Review: Prince of Persia (2008)

This game has aged remarkably well on PC.

Prince of Persia takes a lot of visual influence from Codehunters (but only the visual style, it doesn't steal EVERYTHING the way that Borderlands did, check it out if you don't believe me (right down to the tilt of Lilith's hips):

It seems to primarily take it's gameplay influence from the idea of trying to remake quicktime events into something that is actually fun and doesn't suck. If you're into rhythm games, then there's a lot of that here, timed button presses, matching visual cues with different attacks (in boss fights, when the enemy is black with corruption, you need to use Elika, when it's sparking orange, you need to use your gauntlet, when it's sparking blue, you ought to attack with the sword), and using the right buttons in sequence to accomplish acrobatic world traversal. The game also does away with player death, in a much more extreme way than Sands of Time (where it was difficult, but not possible to actually game over), replacing it with a mechanic where Elika uses her magical powers to save you from harm (even if, as does occasionally happen in a boss fight, she becomes incapacitated, the one situation where I'm not sure what would happen are the gameplay sequences with in the concubine's towers, where I suppose it might be possible to actually die without Elika being able to help you...I'm sure it would just return you to a checkpoint, but I'm not sure there were actually any ways to really die in those sections (no falls far enough to die, no corruption that was anything but avoidable, I certainly didn't run into any situation where I died in those areas).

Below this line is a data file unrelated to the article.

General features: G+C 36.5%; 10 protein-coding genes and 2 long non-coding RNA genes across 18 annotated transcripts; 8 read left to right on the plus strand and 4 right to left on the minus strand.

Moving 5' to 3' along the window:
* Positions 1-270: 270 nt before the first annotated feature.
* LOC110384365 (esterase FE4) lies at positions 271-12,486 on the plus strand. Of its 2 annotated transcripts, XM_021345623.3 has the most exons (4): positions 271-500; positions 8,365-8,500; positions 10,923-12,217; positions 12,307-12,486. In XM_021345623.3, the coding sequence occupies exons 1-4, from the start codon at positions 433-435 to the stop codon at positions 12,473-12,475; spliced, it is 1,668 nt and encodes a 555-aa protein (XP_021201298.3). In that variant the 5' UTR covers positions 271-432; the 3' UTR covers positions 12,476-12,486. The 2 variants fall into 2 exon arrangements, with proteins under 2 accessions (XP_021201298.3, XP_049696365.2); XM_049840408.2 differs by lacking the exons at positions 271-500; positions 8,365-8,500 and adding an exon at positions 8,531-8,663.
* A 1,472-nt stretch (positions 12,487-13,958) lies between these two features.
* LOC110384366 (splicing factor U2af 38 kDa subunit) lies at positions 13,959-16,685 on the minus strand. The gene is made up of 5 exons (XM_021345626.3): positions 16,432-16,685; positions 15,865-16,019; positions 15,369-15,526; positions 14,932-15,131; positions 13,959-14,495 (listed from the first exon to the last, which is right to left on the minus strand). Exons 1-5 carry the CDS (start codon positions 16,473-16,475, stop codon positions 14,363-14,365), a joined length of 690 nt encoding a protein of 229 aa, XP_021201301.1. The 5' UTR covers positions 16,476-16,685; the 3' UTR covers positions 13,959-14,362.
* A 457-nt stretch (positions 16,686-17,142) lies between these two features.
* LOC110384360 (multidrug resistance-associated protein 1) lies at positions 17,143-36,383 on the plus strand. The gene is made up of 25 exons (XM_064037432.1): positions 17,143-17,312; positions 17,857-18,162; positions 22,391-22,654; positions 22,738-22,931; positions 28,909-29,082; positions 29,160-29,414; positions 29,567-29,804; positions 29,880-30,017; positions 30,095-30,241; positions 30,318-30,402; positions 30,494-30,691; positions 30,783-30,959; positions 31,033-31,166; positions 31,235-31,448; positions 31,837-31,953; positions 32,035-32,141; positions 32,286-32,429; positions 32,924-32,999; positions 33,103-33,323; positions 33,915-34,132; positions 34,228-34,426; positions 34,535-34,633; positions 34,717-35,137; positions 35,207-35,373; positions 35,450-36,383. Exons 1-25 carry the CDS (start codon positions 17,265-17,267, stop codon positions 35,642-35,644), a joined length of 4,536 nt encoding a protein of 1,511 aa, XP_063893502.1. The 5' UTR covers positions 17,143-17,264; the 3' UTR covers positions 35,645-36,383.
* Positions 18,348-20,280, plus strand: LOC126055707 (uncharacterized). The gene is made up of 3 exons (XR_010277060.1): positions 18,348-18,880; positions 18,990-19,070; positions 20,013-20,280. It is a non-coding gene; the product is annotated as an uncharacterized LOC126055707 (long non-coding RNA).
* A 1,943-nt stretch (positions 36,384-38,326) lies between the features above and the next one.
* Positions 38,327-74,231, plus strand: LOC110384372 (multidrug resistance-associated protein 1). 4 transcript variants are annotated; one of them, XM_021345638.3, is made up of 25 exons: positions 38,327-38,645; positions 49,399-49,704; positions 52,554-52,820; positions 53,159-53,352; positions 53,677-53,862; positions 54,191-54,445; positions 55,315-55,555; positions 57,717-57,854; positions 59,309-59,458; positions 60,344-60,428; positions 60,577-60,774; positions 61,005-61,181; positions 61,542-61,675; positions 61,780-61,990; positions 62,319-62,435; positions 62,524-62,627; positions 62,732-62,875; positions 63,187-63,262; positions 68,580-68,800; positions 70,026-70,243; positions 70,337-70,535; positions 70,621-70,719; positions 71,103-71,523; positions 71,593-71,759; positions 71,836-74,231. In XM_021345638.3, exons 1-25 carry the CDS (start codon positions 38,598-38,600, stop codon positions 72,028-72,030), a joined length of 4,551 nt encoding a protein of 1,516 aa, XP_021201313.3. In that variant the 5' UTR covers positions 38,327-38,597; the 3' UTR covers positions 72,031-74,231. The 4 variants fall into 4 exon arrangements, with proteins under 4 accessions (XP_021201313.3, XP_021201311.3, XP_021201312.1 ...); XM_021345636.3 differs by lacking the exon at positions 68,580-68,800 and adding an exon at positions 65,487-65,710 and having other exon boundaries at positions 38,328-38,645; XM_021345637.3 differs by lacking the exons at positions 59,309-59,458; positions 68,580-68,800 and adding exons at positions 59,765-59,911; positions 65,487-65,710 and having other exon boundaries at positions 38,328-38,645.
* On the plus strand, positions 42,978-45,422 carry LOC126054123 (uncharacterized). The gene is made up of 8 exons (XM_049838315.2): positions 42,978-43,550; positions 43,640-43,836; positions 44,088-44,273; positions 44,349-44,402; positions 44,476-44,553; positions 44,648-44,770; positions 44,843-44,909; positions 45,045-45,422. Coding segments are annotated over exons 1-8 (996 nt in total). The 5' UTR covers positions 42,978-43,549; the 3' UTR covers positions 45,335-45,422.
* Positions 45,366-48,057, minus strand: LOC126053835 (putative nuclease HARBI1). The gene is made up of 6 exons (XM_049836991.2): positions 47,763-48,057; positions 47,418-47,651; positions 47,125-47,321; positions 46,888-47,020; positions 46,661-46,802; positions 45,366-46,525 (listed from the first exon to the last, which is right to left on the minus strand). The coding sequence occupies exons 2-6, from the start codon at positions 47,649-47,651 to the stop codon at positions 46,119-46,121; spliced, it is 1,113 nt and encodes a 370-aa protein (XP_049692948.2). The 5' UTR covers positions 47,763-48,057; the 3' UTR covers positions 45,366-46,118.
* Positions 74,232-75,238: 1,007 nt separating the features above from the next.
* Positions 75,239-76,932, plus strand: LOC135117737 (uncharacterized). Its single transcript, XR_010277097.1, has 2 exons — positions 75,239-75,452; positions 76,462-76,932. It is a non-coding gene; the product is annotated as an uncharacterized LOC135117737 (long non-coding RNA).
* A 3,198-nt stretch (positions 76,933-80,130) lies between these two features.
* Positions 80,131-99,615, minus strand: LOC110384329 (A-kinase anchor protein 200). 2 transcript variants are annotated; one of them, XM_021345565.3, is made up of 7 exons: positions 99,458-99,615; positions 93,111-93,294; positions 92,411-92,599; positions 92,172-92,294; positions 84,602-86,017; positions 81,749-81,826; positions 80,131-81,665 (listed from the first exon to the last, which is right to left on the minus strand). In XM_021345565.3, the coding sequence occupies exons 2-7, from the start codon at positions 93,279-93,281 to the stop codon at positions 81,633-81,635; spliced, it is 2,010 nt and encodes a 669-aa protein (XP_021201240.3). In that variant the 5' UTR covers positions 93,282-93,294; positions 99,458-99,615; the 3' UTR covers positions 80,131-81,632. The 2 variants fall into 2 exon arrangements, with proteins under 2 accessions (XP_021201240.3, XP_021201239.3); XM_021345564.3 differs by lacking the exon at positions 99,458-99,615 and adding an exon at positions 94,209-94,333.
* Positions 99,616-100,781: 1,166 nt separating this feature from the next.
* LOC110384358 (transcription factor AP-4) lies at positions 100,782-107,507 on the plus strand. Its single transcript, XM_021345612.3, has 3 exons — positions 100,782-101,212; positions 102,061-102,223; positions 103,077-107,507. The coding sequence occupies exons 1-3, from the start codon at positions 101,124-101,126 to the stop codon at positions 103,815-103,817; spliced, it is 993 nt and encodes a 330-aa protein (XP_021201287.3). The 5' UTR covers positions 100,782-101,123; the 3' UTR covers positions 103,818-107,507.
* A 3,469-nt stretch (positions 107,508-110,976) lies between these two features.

The one negative in regards to the PC version of Prince of Persia is that Ubisoft decided not to ship the Epilogue DLC on PC. I've finished the game on both Xbox 360 (some time ago) and just now replayed it on PC, and I think I probably own the DLC on 360, but I haven't managed to actually play it (I suppose I would need to replay the entire game again since my save is surely lost, but maybe you can just jump right into the DLC).

Playing this game after playing the more recent installments of Assassin's Creed give me a bit of insight into how some of the PoP mechanics have embedded themselves into the AC series over time. PoP 2008 and AC1 share the same revision of Scimitar/Anvil as an engine, but some of the mechanics of PoP 2008 didn't get integrated into the AC series until Revelations (certain aspects of combat and traversa particularly in relation to the hookblade, but Revelations does way more interesting things with the hookblade), or even AC3 (the way that game and PoP share a specific type of grabbing hold of a narrow fissure in a wall).